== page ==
Switzerland announced Wednesday that it was extending the ban on gatherings of more than 1,000 by one month until October 1, with COVID-19 cases back on the rise.
The Swiss government “intends to ensure that the epidemiological situation in Switzerland does not deteriorate”, it said in a statement.
“This careful reopening step takes into account the needs of society and the economic interests of sports clubs and cultural venues.”
Unlike some of its European neighbours, Switzerland stopped short of imposing strict confinement when it introduced measures in mid-March aimed at stopping the spread of the new coronavirus.
It began gradually easing its restrictions in stages, from April 27.
The ban on events for more than 1,000 people was due to expire on August 31 but has been extended for another month, with the government spelling out the conditions in which they could return — measures which will have implications for the country's ice hockey and football championships.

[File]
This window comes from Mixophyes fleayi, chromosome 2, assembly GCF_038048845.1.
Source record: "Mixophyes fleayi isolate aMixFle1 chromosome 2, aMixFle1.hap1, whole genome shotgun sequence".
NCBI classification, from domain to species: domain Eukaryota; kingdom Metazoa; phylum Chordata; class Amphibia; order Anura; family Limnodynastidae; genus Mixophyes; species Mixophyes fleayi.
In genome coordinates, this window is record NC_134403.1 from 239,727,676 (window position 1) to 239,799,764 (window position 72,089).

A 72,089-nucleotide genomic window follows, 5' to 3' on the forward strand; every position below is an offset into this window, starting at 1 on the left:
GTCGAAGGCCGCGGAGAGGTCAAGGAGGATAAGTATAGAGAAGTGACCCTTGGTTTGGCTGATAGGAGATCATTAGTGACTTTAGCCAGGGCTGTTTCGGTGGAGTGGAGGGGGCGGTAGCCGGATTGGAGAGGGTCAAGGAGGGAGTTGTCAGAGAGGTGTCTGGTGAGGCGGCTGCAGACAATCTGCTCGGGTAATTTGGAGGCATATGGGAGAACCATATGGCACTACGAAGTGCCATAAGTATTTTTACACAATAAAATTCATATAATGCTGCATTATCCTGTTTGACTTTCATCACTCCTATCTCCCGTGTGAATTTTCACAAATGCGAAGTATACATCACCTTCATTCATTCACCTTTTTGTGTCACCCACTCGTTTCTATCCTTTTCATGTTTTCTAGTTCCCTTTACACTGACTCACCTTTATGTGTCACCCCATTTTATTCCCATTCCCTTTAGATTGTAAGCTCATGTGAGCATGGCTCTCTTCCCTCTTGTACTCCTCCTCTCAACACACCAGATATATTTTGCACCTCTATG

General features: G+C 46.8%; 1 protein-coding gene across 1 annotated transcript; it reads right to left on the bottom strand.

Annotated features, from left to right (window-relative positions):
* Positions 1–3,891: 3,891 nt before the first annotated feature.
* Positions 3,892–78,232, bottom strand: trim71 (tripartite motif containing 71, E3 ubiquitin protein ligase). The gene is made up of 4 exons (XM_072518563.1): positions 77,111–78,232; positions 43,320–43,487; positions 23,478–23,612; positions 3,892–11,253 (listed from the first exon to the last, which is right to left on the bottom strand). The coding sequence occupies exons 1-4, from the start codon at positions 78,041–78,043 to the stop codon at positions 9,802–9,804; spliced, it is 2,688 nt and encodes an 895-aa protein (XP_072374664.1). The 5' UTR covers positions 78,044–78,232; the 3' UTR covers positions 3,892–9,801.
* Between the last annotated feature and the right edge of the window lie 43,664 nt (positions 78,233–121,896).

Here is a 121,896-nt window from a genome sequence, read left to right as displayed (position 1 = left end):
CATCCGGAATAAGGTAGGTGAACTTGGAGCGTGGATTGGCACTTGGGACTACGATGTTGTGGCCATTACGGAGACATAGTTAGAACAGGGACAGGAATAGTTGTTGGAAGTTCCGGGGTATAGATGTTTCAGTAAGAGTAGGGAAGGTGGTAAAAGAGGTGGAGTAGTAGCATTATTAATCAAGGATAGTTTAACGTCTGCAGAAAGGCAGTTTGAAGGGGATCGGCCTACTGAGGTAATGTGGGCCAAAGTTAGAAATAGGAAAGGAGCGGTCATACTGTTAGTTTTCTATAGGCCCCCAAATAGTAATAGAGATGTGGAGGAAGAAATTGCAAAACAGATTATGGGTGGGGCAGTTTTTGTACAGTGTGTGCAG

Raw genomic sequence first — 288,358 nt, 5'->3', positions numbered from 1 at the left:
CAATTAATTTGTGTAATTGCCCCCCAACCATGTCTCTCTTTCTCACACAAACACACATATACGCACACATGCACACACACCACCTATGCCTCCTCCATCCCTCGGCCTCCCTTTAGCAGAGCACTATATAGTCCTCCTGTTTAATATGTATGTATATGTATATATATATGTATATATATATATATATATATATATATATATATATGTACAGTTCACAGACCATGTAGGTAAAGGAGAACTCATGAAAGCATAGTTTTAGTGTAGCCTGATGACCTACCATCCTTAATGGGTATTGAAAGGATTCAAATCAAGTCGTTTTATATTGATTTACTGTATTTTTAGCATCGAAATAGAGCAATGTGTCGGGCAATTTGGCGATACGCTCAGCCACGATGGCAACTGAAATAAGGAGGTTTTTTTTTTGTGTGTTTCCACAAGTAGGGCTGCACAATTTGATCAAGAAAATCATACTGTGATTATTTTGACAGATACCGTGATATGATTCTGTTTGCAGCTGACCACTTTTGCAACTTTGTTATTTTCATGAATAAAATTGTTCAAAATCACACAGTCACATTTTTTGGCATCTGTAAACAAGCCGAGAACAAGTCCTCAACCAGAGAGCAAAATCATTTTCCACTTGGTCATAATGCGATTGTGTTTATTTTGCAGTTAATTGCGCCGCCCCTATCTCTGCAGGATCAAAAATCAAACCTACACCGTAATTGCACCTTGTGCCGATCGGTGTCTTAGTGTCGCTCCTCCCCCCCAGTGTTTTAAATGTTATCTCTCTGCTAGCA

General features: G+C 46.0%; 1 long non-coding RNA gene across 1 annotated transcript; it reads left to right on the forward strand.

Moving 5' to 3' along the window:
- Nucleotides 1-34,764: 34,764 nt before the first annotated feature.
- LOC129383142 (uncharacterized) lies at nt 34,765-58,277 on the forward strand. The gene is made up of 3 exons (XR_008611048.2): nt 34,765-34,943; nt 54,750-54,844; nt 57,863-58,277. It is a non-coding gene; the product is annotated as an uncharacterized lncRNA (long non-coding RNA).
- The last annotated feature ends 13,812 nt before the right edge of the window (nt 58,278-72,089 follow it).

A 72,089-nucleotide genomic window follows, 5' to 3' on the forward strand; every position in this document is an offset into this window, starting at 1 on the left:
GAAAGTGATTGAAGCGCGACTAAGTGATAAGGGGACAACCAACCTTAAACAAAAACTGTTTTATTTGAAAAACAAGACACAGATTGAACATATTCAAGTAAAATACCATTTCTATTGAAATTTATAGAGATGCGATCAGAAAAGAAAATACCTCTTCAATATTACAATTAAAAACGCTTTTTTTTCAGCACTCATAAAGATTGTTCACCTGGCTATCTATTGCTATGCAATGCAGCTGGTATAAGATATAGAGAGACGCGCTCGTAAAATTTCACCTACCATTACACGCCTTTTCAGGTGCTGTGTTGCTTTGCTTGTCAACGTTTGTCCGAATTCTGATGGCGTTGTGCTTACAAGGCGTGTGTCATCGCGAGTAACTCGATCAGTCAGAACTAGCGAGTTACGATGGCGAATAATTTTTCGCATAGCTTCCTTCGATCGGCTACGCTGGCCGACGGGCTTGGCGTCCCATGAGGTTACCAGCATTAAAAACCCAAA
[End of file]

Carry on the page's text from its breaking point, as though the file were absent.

“Strict protective measures will apply and the events will have to be authorised by the cantons, taking into account the local epidemiological situation and their contact tracing capacity.
“These should apply across the board, such as for sporting, cultural and religious events.”
Some 37,079 people have tested positive for the new coronavirus in Switzerland, a country of 8.5 million people, while 1,713 have lost their lives.
Daily infection rates spiked at over 1,000 in March but plunged to a few dozen between mid-May and mid-June.
They have since risen, with 273 new cases announced on Wednesday — a level not seen since mid-April. While face masks have been mandatory on trains, trams and buses since July 6, the government decided they must be worn on all flights from Saturday.
“The measure concerns all scheduled and charter flights taking off from or landing in Switzerland, regardless of airline,” the government said.
Announcing the new changes at a press conference in the capital Bern, President Simonetta Sommaruga said: “We must face this situation together. The virus is still here.”